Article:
Where the heck are our hydrogen-powered cars?

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In the new issue of mental_floss magazine, Ethan Trex answers The Biggest Questions of 2009. All this week, he'll be answering additional questions of various sizes here on the blog.

As climate-saving plans go, few sound quite as appealing as cars powered by hydrogen fuel cells. They don't need any petroleum! They're low on emissions! They're"¦not in our garages. Why not?

Although most of us might not have seen one, there are hydrogen-powered cars out there. There just aren't very many of them. Honda began production of its FCX Clarity in 2008. The little car runs on hydrogen fuel cells and can travel up to 270 miles on a full tank of hydrogen. The car can get from 0 to 60 in 9.2 seconds—about the same as Honda's Accord. Sounds perfect, but there are a few hitches.

First, the hand-assembled car is tricky to put together; Honda can only crank out 200 of them in the first three years of production, and mass-production probably can't start until 2018. On top of that, fuel-cell cars are mind-numbingly expensive, and not just by the standards of Honda's Accord-buying public. According to Honda, just building a single 134-horsepower FCX Clarity costs several hundred thousand dollars, which is part of why the company only leases the cars instead of selling them.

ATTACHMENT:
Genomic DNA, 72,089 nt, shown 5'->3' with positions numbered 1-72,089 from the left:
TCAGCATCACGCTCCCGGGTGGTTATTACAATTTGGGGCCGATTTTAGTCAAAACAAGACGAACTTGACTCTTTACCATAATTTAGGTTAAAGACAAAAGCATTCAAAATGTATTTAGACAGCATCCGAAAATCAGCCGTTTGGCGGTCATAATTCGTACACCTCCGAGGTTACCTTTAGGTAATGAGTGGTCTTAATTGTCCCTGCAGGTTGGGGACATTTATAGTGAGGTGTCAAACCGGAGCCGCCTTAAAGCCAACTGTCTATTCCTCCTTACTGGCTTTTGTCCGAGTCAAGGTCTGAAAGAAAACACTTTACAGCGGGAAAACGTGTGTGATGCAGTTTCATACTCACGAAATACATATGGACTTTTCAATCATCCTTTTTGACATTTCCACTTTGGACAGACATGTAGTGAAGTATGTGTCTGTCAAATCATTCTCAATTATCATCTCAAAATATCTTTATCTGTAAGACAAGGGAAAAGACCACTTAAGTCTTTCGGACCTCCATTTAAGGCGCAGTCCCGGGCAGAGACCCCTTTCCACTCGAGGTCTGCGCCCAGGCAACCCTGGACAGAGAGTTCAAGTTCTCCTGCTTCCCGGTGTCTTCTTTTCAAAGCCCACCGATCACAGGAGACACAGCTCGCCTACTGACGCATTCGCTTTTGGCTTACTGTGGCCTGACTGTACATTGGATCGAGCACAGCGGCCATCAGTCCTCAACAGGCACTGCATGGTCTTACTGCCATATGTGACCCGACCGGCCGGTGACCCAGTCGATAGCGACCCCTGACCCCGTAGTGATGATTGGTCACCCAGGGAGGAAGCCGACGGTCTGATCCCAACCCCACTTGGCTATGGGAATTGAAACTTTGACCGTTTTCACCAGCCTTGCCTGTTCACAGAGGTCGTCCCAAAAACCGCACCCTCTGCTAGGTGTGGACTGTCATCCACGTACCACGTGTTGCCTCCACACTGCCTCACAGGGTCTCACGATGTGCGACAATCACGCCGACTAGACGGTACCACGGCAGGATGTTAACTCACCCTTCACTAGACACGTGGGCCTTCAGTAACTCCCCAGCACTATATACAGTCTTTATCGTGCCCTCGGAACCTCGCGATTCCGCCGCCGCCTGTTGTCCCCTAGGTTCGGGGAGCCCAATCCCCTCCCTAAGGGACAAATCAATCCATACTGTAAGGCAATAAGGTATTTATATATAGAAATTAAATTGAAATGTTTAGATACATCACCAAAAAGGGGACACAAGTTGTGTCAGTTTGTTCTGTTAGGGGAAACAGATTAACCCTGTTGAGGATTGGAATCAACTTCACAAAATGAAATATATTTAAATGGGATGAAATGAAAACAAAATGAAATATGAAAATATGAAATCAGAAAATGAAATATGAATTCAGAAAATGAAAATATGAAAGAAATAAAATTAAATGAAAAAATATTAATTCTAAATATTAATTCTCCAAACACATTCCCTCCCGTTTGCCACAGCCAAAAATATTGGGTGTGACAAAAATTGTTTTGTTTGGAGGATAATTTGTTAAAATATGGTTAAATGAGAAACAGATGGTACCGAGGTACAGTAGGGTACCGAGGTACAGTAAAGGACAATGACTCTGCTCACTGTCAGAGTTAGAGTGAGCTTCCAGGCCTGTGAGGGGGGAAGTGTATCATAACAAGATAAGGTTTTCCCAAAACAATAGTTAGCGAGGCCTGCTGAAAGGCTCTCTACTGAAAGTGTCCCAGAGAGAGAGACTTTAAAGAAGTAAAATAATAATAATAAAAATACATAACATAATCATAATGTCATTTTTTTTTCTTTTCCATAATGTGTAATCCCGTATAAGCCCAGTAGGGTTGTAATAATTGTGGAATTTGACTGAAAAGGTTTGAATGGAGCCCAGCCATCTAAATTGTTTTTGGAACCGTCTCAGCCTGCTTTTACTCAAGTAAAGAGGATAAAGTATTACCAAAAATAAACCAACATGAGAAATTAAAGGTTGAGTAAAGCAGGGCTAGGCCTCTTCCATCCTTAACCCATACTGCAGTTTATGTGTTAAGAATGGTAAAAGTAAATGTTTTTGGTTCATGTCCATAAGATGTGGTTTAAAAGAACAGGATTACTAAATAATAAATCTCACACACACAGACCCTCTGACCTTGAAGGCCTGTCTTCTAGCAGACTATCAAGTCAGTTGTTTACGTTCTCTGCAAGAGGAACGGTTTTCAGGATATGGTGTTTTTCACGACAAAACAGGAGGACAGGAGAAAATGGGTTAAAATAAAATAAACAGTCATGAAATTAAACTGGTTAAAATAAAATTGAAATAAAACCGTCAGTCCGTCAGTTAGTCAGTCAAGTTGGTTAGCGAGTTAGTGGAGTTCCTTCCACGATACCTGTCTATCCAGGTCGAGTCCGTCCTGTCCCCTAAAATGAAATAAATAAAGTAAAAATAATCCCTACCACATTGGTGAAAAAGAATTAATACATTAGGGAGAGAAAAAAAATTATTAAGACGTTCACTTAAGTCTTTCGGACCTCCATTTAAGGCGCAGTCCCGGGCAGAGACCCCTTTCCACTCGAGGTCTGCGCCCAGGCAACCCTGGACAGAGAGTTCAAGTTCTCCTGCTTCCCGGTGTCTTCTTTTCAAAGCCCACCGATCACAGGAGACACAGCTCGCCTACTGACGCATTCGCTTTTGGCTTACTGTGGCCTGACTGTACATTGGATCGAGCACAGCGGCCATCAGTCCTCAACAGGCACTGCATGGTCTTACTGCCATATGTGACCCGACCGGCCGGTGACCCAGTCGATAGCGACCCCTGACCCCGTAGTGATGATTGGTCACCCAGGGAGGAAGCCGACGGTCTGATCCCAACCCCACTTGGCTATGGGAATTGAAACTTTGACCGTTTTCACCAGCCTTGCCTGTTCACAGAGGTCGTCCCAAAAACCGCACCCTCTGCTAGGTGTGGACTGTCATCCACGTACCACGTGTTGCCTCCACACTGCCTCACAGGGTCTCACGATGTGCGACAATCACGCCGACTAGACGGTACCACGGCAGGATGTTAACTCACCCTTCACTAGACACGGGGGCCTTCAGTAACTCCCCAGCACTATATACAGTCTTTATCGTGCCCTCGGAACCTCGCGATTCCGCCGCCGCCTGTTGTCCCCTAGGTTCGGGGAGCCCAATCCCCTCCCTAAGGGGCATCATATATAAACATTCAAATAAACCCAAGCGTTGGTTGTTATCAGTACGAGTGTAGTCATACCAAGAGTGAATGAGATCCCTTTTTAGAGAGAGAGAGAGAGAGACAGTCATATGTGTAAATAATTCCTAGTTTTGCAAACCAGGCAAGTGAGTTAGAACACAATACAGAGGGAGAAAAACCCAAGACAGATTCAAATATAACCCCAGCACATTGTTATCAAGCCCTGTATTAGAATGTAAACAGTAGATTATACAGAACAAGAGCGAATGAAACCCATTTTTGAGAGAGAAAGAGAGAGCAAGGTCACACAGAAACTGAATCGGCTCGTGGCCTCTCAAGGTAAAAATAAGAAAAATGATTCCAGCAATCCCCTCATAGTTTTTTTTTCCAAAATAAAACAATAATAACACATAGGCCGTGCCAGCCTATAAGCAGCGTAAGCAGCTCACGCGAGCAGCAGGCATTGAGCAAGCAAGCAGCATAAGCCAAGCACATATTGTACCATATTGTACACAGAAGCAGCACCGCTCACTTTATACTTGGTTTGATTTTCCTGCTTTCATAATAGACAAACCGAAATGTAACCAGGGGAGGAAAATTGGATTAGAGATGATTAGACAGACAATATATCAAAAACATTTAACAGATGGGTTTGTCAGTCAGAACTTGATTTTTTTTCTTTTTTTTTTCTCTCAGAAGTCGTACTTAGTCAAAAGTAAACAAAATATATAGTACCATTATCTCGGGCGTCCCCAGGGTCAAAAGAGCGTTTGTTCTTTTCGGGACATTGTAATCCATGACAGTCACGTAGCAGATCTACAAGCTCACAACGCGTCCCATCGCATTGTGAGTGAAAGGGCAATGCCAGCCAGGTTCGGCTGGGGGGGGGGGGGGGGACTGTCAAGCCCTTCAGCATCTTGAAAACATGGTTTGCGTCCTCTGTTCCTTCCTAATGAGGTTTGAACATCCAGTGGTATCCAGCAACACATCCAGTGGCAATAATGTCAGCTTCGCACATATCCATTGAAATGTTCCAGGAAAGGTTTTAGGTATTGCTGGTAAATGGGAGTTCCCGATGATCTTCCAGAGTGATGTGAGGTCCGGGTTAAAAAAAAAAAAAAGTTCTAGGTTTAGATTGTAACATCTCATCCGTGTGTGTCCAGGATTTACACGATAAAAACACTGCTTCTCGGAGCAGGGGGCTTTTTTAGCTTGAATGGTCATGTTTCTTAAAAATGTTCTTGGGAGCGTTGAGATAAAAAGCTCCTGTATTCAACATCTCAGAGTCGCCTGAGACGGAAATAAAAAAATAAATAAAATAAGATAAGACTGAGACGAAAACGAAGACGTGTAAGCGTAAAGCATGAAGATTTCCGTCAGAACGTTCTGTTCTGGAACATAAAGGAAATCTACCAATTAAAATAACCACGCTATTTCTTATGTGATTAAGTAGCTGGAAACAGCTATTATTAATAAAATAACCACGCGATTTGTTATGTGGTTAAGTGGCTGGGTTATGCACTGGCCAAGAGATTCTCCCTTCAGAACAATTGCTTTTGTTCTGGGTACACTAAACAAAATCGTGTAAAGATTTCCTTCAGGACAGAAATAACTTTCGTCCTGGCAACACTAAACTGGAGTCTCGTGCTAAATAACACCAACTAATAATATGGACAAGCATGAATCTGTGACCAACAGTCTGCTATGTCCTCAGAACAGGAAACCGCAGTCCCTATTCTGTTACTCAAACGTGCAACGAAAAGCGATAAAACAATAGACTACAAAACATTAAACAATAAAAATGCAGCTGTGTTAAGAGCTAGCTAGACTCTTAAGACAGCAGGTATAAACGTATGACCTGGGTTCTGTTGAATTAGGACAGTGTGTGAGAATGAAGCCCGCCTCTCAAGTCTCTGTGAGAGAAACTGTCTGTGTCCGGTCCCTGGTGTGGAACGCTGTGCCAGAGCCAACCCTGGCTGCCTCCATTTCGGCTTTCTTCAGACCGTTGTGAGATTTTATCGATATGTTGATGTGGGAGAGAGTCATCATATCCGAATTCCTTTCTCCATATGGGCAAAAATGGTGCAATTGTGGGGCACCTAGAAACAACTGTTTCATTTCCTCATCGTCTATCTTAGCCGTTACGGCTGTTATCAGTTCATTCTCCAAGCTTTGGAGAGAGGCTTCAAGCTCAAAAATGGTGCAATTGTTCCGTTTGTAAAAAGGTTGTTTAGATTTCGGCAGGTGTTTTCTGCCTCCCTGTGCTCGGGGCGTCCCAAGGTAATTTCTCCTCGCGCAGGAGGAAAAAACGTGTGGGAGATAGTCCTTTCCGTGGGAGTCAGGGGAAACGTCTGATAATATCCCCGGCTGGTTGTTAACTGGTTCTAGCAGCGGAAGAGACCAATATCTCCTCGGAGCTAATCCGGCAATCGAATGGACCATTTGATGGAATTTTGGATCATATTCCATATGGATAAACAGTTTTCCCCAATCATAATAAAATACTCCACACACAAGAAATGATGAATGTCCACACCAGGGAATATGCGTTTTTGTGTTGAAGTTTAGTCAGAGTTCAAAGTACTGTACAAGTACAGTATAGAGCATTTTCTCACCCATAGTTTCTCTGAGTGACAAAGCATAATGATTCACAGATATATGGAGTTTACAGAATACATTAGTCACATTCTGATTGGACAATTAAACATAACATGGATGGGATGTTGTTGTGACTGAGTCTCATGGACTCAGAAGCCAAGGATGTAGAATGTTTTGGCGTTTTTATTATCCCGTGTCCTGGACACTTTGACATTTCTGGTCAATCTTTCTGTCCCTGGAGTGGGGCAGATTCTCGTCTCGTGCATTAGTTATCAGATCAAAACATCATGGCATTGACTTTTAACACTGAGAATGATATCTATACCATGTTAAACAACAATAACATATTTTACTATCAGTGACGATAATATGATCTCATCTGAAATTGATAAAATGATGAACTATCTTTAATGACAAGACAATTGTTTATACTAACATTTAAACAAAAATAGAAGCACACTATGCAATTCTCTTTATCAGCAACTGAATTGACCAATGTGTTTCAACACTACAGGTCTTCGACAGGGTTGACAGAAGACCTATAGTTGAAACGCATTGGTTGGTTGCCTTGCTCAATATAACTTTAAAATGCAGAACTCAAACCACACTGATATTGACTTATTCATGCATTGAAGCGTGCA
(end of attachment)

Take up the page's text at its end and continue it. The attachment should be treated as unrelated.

Finally, there's the problem of our lack of hydrogen fueling infrastructure. (When was the last time you saw a hydrogen station as you cruised down the highway?) Until there's a nationwide effort to build an infrastructure for producing, distributing, and retailing hydrogen, the cars might be little more than a pleasant daydream. When Honda announced its plans to start leasing the Clarity in 2008, only Southern California residents were eligible to drive one home, and even they had to live near one of three existing hydrogen fueling stations in the area.

Although GM, BMW, and Hyundai hope to have hydrogen fuel-cell vehicles of their own in showrooms within the next five years, some experts estimate that it will take decades before the American fleet can convert to hydrogen. If hydrogen cars can't really take off in significant numbers until 2050, it might be too late for the technology to make a meaningful impact on how we drive.

Bonus Question: Why are there different types of gas (premium, regular, and super) but it seems like there is only one gas tanker?

You can't judge a tanker truck by its shiny metallic covering. Although from the outside these trucks look like one gigantic tank, they're actually divided into a series of compartments. Each compartment contains a certain grade of gas so one truck can stock a station for all three grades of fuel.

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